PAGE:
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Re: navigation banner in css.

From: Joe Clark <joeclark@joeclark.org>
Date: Fri, 24 Jan 2003 19:52:51 -0500 (EST)
To: WAI-IG <w3c-wai-ig@w3.org>
Message-ID: <Pine.BSO.4.40.0301240652370.5526-100000@ns1.seeto.com>

> <a> is not a valid direct subordinate of <ul>, only <li> is.  As given,
> this example is non-compliant because there is only white space between
> links, so the links cannot be easily distinguished.

Let's not be quite so doctrinaire.


 Until user agents (including assistive technologies) render
   adjacent links distinctly, include non-link, printable characters
   (surrounded by spaces) between adjacent links.

As I explain in my book, this is an arse-backward requirement in the
first place. The sequence <a></a><a></a> is self-explanatory and
fully demarcated, as is the similar <a></a> <a></a>. So: Jaws
(inevitably-- WCAG's blindness-related requirements are all based on
working around the peccadilloes of Jaws present when WCAG was
written) couldn't differentiate adjacent links. That's not our
problem. It's valid HTML. Similarly, adding those hideous D-links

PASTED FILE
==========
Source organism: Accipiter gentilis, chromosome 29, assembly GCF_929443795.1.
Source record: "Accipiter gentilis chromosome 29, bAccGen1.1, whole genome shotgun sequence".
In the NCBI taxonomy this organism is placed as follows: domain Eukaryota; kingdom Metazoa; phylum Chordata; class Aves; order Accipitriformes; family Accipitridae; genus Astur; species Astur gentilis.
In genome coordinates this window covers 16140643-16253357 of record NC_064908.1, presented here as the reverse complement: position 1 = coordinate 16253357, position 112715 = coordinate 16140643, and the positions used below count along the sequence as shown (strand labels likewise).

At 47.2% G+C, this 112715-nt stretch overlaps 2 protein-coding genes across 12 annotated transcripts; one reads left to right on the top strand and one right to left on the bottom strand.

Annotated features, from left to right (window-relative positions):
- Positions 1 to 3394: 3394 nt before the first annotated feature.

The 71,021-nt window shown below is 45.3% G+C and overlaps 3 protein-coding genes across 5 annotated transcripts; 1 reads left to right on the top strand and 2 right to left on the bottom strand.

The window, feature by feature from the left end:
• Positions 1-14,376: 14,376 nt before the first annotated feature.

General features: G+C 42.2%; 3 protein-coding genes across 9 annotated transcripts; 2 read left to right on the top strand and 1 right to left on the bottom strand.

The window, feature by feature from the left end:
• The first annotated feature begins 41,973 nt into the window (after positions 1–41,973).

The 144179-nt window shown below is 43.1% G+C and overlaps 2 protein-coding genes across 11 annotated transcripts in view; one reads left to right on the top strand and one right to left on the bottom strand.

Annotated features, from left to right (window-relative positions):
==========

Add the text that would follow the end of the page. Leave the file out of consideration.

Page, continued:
because user agents didn't support longdesc was also a bad idea
because it too was not our problem.

Now, can anyone demonstrate that current browsers and screen readers
*are still unable* to "render adjacent links distinctly"?

Note that a response of "Well, Product X version 1.0 from 1994,
which one person in a Swiss canton still uses, is unable to
differentiate links" ain't gonna cut it in 2003. We're not talking
about something genuinely novel and complex, like accessible PDF or
Flash. We're talking about interpreting the original HTML spec!


  Joe Clark  |  joeclark@joeclark.org
  Author, _Building Accessible Websites_
  <http://joeclark.org/access/> | <http://joeclark.org/book/>
Received on Friday, 24 January 2003 19:52:53 UTC

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